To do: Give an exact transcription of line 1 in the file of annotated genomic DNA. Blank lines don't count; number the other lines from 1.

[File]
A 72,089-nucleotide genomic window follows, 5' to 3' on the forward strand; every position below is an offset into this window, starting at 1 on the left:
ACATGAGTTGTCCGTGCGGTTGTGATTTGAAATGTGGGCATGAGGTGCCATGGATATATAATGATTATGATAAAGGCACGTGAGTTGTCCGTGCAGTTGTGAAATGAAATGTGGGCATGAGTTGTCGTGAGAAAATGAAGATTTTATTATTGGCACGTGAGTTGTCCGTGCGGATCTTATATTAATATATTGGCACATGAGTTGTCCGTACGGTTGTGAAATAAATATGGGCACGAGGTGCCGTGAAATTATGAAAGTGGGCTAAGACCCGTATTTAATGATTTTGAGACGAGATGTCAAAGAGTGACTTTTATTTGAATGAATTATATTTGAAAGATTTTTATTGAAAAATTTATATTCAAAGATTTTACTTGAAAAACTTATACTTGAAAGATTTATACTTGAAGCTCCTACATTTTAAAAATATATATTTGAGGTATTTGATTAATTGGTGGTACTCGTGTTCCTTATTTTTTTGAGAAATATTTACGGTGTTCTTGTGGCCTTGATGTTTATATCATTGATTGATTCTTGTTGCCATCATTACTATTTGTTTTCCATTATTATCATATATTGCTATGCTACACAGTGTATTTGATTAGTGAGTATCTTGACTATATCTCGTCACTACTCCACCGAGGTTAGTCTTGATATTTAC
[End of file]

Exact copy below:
A 72,089-nucleotide genomic window follows, 5' to 3' on the forward strand; every position below is an offset into this window, starting at 1 on the left: